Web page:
Taxes are like “Crack” for Government

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I have to admit that when the State of California raised the tax on cigarettes, I thought, hey I’m not a smoker, what do I care? It means they are not coming after me for more money to give public employee unions. Then when the State went after alcohol, beer and wine, I thought the same thing.

Hey, the State of California government is like a drug addict–once you give them a few taxes, they keep coming back for more. Taxes are like Crack for government! Government cannot tax in moderation.

Then the State raised the Vehicle License Fee. I like cars and own too many, and everyone that owned a car had to pay. Then I got pissed.  But it was too late, nobody else was pissed.  Everyone had been paying all along and this wasn’t new to them and they weren’t affected that much.

The Dock Tax

That is the way that it is with the Dock Tax. Most people don’t own a dock in Newport Beach, and most people think that the people that own the docks are rich enough to pay the tax, so who cares. Besides, the City Council says the money is going to fund the harbor improvements and that benefits the dock owners anyway, so what is the big deal?

Well, the City made a deal with property owners a long time ago. The property owners were given permission to build a dock in front of their homes. It was their dock, they built it, and they paid for its maintenance. The docks increased the values of their homes and the property taxes went up and the city got 17 percent of that tax. Commerce and activity resulted in all the boat ownership and usage (which is all taxed as well). So basically it was a win-win for the owners and the city.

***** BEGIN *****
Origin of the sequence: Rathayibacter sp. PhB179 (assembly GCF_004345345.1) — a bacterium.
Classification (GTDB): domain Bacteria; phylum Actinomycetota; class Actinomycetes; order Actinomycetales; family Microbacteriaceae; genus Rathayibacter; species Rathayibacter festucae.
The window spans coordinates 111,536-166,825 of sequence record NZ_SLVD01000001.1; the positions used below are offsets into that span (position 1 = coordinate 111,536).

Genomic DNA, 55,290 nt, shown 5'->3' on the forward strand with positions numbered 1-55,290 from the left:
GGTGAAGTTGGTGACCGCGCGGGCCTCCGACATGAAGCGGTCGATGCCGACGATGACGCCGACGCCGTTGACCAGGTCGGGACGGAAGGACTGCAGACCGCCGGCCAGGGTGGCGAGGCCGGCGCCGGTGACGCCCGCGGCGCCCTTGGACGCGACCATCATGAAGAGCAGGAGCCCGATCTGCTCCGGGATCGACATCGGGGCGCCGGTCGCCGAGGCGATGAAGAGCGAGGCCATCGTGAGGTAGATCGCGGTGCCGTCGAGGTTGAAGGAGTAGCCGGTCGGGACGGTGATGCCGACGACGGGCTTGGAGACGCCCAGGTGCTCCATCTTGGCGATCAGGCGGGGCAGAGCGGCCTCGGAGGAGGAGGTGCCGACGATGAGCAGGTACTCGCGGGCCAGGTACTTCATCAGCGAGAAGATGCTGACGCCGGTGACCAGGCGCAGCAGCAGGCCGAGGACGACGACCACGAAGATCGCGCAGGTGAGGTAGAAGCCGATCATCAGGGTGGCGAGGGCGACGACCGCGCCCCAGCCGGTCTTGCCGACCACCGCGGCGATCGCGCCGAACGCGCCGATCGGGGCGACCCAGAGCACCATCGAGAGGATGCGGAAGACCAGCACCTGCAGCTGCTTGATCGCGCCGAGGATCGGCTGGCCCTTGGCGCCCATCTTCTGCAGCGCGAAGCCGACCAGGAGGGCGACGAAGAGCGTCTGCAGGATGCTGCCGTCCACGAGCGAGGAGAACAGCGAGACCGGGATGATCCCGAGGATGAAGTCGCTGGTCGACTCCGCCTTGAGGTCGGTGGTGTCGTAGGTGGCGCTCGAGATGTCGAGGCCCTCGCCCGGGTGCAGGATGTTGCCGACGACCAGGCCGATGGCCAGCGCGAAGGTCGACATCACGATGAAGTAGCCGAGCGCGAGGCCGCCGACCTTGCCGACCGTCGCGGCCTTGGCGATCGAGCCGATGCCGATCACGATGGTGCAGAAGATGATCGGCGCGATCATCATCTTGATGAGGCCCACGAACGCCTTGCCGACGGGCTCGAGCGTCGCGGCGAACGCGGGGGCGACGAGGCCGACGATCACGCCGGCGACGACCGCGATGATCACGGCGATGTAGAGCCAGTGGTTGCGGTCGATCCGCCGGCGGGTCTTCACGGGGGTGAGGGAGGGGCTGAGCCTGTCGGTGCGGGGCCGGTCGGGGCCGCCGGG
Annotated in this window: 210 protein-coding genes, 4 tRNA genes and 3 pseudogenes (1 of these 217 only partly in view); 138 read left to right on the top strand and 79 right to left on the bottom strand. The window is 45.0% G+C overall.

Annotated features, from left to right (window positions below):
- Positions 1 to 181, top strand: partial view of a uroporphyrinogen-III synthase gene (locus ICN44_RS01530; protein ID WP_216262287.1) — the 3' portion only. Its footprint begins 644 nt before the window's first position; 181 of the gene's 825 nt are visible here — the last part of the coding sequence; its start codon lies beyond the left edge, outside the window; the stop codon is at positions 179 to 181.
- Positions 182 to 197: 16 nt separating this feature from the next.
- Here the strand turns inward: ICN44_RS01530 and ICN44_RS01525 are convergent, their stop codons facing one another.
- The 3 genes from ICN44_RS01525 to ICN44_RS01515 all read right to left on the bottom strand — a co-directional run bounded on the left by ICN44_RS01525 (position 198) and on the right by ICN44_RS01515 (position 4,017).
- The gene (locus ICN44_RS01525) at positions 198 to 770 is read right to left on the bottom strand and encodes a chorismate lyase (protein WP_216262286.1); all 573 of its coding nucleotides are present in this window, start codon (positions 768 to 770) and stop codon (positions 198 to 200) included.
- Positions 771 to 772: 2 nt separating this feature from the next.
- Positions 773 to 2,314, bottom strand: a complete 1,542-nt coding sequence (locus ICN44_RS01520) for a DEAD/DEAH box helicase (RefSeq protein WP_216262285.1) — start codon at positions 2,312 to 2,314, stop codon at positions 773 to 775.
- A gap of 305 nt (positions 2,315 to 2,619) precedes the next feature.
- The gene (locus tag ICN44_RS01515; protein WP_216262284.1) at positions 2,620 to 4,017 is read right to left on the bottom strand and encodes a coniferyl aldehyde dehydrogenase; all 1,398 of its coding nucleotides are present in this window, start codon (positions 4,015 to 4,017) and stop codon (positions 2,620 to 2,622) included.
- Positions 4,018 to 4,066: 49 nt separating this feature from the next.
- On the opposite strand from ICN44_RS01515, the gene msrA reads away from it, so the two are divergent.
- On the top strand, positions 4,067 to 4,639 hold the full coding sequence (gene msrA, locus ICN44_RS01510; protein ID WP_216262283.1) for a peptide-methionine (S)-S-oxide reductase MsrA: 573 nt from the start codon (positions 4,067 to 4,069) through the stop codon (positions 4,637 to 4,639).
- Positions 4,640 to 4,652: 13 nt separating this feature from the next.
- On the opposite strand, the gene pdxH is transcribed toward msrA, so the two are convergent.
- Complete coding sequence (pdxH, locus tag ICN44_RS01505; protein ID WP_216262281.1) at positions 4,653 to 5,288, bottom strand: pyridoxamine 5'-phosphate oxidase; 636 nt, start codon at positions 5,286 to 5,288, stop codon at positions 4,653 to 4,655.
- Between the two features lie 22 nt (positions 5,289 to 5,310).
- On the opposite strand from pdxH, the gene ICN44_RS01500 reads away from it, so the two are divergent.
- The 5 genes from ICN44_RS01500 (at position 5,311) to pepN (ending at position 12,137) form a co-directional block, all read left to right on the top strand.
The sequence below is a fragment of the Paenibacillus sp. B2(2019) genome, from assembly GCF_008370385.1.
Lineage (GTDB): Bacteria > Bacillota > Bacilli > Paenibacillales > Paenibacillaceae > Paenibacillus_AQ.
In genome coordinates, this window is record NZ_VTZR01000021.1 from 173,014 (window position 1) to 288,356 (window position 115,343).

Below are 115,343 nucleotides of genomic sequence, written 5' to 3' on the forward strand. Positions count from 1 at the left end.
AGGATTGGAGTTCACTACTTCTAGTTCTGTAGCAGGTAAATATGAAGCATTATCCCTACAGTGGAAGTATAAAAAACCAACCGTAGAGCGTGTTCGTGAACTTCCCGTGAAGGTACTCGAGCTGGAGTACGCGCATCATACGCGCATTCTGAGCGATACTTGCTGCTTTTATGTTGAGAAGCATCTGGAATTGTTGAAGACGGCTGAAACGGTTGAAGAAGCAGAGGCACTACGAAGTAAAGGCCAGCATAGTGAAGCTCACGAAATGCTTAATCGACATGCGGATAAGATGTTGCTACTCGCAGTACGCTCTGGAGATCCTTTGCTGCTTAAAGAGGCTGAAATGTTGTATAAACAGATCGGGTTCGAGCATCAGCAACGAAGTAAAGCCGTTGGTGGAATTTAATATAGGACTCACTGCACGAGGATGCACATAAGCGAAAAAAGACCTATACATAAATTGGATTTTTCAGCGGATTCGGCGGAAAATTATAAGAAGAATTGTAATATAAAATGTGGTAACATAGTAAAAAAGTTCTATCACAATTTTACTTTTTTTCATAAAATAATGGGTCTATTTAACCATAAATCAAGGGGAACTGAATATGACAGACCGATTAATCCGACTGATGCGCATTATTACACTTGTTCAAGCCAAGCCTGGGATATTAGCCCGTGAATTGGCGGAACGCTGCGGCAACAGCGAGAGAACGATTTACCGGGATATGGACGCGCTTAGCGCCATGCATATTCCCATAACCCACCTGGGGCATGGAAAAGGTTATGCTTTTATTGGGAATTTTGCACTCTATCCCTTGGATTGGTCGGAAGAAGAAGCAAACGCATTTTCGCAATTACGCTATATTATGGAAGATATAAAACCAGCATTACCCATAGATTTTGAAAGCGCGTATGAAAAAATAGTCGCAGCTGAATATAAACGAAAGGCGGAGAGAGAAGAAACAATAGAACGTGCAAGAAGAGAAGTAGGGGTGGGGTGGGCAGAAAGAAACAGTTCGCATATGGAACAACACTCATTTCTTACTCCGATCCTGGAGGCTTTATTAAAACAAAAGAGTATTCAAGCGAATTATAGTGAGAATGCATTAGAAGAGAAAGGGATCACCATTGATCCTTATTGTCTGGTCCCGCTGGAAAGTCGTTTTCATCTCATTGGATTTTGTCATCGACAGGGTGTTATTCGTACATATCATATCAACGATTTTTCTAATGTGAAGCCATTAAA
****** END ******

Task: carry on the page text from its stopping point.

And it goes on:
Real Damages to Property Values

Last year the city decided that the docks were there on state Tidelands which are operated by the City. They decided that they were not receiving rent for this very valuable land, so the city decided that the land is a leasehold interest and that the docks were there by permission of the city and if you didn’t pay “rent,” you can lose your dock.

So on Balboa Island earlier this year, a resident decided to sell his property, including his dock. When the buyer reviewed the “Dock Tax Permit,” and saw that the dock was a land lease and not owned by the homeowner, they reduced the offer on the property by $800,000. This may be an isolated incidence, but it has now come as an actual market based reflection on the change in ownership of the docks to the city.

This has a real downstream impact to the neighbors as well. Now that home on the water is worth less, and that may affect neighboring home values as well.

Another Opportunity to tell the Council What you Think

The city is sponsoring a couple of public hearings on the Dock Tax as they promised they would. One occurred Thursday this week, and the other will occur next Wednesday, August 21, from 6 to 8 p.m. at the Oasis Senior Center in Corona Del Mar. Come out and let the council know that you don’t support taxes.